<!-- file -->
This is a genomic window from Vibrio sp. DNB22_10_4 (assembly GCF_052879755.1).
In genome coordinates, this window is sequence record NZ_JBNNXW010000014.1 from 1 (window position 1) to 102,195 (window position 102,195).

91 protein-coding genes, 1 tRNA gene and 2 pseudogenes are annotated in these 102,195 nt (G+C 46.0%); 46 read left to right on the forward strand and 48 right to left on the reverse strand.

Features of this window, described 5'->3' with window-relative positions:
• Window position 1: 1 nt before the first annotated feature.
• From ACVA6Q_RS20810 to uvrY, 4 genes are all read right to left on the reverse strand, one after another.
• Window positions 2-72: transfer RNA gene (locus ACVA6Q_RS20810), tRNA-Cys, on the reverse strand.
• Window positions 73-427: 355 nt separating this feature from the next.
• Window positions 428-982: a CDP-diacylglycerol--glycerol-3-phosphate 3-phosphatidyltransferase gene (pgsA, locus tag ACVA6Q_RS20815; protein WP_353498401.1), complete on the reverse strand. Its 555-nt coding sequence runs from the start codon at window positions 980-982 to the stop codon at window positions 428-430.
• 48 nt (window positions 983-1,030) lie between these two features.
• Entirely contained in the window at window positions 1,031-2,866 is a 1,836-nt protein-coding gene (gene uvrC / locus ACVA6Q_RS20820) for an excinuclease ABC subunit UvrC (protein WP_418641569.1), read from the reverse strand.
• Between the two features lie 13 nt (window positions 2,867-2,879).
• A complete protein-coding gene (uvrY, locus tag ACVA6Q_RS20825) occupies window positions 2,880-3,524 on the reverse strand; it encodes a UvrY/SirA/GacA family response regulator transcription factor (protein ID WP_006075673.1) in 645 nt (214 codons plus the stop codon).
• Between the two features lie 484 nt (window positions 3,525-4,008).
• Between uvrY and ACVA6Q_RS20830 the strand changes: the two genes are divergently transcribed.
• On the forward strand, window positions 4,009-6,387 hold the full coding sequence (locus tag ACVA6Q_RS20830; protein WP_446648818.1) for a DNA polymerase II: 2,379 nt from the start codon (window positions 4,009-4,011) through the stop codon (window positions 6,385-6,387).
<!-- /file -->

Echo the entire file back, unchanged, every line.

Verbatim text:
This is a genomic window from Vibrio sp. DNB22_10_4 (assembly GCF_052879755.1).
In genome coordinates, this window is sequence record NZ_JBNNXW010000014.1 from 1 (window position 1) to 102,195 (window position 102,195).

91 protein-coding genes, 1 tRNA gene and 2 pseudogenes are annotated in these 102,195 nt (G+C 46.0%); 46 read left to right on the forward strand and 48 right to left on the reverse strand.

Features of this window, described 5'->3' with window-relative positions:
• Window position 1: 1 nt before the first annotated feature.
• From ACVA6Q_RS20810 to uvrY, 4 genes are all read right to left on the reverse strand, one after another.
• Window positions 2-72: transfer RNA gene (locus ACVA6Q_RS20810), tRNA-Cys, on the reverse strand.
• Window positions 73-427: 355 nt separating this feature from the next.
• Window positions 428-982: a CDP-diacylglycerol--glycerol-3-phosphate 3-phosphatidyltransferase gene (pgsA, locus tag ACVA6Q_RS20815; protein WP_353498401.1), complete on the reverse strand. Its 555-nt coding sequence runs from the start codon at window positions 980-982 to the stop codon at window positions 428-430.
• 48 nt (window positions 983-1,030) lie between these two features.
• Entirely contained in the window at window positions 1,031-2,866 is a 1,836-nt protein-coding gene (gene uvrC / locus ACVA6Q_RS20820) for an excinuclease ABC subunit UvrC (protein WP_418641569.1), read from the reverse strand.
• Between the two features lie 13 nt (window positions 2,867-2,879).
• A complete protein-coding gene (uvrY, locus tag ACVA6Q_RS20825) occupies window positions 2,880-3,524 on the reverse strand; it encodes a UvrY/SirA/GacA family response regulator transcription factor (protein ID WP_006075673.1) in 645 nt (214 codons plus the stop codon).
• Between the two features lie 484 nt (window positions 3,525-4,008).
• Between uvrY and ACVA6Q_RS20830 the strand changes: the two genes are divergently transcribed.
• On the forward strand, window positions 4,009-6,387 hold the full coding sequence (locus tag ACVA6Q_RS20830; protein WP_446648818.1) for a DNA polymerase II: 2,379 nt from the start codon (window positions 4,009-4,011) through the stop codon (window positions 6,385-6,387).